Surprise Hurdles Slowed The Last Big Vaccine Race

As dozens of children died in the H1N1 flu outbreak of 2009, unexpected glitches delayed production of a vaccine.
Posted at 5:01 PM, Jul 20, 2020

Five-year-old Joseph Marotta died from the H1N1 flu virus in October 2009, a time when the U.S. government and pharmaceutical companies had wrongly predicted a vaccine would be available.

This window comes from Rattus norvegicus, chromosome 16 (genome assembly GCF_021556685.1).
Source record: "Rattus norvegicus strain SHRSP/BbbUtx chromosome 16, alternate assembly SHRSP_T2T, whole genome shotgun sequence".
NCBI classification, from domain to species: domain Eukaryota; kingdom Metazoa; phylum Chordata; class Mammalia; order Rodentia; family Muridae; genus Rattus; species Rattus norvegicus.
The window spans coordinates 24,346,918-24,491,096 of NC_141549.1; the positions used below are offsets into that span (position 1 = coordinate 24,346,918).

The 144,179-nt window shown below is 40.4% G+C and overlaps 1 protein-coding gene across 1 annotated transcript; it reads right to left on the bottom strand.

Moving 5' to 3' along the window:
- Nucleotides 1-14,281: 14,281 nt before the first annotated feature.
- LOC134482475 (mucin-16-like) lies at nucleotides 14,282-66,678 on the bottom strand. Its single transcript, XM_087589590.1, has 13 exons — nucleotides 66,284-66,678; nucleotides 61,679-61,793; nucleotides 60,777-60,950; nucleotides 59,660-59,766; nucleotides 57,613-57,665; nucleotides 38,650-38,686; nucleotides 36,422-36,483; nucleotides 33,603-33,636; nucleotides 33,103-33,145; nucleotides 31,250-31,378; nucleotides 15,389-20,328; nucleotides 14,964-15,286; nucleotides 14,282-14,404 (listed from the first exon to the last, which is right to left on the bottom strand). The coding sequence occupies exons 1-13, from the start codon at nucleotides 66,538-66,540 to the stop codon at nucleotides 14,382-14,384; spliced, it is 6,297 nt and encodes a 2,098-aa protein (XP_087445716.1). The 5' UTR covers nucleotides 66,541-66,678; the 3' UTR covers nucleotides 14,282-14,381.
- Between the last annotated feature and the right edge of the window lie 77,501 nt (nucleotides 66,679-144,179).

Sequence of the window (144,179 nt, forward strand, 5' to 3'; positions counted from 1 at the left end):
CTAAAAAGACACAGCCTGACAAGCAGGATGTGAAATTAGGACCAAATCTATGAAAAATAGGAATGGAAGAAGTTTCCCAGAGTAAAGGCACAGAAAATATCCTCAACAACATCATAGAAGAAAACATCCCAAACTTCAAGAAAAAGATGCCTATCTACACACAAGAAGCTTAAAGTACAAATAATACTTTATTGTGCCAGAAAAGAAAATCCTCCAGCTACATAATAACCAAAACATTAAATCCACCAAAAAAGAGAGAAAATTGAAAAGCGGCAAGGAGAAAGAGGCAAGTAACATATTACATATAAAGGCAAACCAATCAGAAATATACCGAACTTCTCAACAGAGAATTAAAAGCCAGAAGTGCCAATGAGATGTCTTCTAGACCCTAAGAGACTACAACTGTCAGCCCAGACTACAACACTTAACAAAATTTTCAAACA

Surprise snags in the push for the H1N1 vaccine caused delays, shortages, and a lesson that vaccine expectations can prove to be too great.

“The manufacturers said they would have vaccine months before they actually did,” said Dr. Tom Frieden, director of the Centers for Disease Control and Prevention in 2009.

Newsy found four of the major companies now working on COVID-19 immunity were part of the troubled rollout of the H1N1 vaccine 11 years ago.

 “If we want to avoid that disconnect between expectation and reality, we need to level with the American people: This is a hard undertaking,” Frieden said.